China has good reason to refuse a proposed visit to Hong Kong of three Japanese warships, Chinese media and experts are saying.
They said the ships should not be made welcome following recent decisions in Tokyo to host Xinjiang separatist Rebiya Kadeer and allow planned visits from former Taiwan leader Lee Teng-hui and the Dalai Lama.
The website of Japan's Asahi Shinbun newspaper reported Sunday that the three Japan Maritime Self Defense Force (JMSDF) vessels, with more than 700 naval officers and crew on board, set off from Tokyo in April. The ships called in at 13 countries in Southeast Asia, the Middle East and Europe and are due back home in early September.
Though the mini fleet had no plans initially to visit Hong Kong, Japan has since raised the idea of a stopover sometime late this month or in early September in an attempt to improve exchanges with the Chinese navy, said the website.
According to the report, the Chinese government told the Japanese embassy in Beijing that "it is a sensitive issue, so far there is no atmosphere for approving Japanese warships' stopover in Hong Kong".
The report quoted Japanese analysts as saying that China was expressing its discontent following Japan's reception of Kadeer, Lee Teng-hui and the Dalai Lama.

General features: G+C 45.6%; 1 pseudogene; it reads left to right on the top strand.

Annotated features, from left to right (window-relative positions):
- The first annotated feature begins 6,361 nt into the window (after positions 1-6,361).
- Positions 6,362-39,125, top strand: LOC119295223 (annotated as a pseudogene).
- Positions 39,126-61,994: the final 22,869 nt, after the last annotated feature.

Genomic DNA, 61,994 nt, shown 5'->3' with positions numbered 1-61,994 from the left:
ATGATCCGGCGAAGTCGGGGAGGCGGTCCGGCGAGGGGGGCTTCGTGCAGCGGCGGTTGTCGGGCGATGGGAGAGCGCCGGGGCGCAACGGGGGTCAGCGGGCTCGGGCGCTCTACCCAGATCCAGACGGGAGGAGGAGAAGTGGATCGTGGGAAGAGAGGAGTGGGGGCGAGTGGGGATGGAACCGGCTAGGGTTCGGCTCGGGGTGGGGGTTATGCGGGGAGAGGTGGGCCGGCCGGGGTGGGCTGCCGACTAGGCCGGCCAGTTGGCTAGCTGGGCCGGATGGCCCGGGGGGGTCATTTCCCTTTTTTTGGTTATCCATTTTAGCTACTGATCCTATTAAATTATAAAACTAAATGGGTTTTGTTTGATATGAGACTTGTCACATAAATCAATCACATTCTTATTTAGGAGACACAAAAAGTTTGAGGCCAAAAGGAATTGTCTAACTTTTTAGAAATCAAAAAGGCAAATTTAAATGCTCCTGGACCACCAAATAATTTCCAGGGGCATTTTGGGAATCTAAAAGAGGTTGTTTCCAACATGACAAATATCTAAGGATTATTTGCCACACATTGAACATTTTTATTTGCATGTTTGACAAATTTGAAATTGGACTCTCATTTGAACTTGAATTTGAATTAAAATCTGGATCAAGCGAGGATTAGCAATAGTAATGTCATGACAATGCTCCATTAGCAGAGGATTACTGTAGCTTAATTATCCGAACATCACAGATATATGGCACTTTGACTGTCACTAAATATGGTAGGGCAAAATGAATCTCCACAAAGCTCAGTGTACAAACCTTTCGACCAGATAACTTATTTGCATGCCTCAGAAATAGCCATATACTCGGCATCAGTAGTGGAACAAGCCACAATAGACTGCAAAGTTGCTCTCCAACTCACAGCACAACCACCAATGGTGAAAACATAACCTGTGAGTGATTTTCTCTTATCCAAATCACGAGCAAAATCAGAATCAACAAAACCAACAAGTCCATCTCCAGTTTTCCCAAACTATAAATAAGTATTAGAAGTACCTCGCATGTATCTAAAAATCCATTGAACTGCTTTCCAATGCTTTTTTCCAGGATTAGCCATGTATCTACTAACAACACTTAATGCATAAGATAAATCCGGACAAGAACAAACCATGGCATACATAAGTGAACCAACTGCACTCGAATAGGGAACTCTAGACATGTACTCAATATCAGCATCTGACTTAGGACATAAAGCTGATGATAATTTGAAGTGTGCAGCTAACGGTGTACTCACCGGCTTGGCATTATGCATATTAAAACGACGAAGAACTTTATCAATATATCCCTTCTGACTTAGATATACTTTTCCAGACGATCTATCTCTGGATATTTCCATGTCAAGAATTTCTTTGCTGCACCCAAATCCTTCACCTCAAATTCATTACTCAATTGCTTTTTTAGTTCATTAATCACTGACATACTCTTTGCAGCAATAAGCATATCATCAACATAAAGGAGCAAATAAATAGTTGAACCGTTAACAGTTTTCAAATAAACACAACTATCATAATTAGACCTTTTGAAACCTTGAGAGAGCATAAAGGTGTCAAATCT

Kadeer is head of the World Uighur Congress, which is suspected of having instigated the July riots in Xinjiang that claimed at least 197 lives.
Lee and the Dalai Lama are scheduled to visit Japan and make speeches there in September and November.
A diplomat with the Japanese embassy, who declined to be named, told China Daily yesterday that Japan was still negotiating with China about the suggested visit.
An official with the Foreign Ministry's spokesman's office said the ministry was studying the case, while the Ministry of National Defense made no comment yesterday.
Hong Kong-based Shing Pao Daily News said in an editorial yesterday that "Beijing is assured and bold with justice" in declining the visit.
"The request for JMSDF ships to visit Hong Kong would ordinarily be normal practice among military exchanges with China but what the Japanese government did recently contradicts with the principle of friendly cooperation and made the atmosphere unsuitable," it said.
Su Hao, director of China Foreign Affairs University's Center for Asia-Pacific Studies, said the request from the Japanese warships to visit Hong Kong was significant because it was unprecedented, even though there is an agreement between Beijing and Washington to allow US warships to stop in Hong Kong for supplies.
The first Japanese warship to visit China after World War moored at a naval base in Zhanjiang, Guangdong province, last summer, drawing national attention because of Japan's past invasion of China.
"It's understandable for the government to decline such a request at a time when many sensitive issues have emerged in bilateral relations," Su said.
(China Daily August 18, 2009)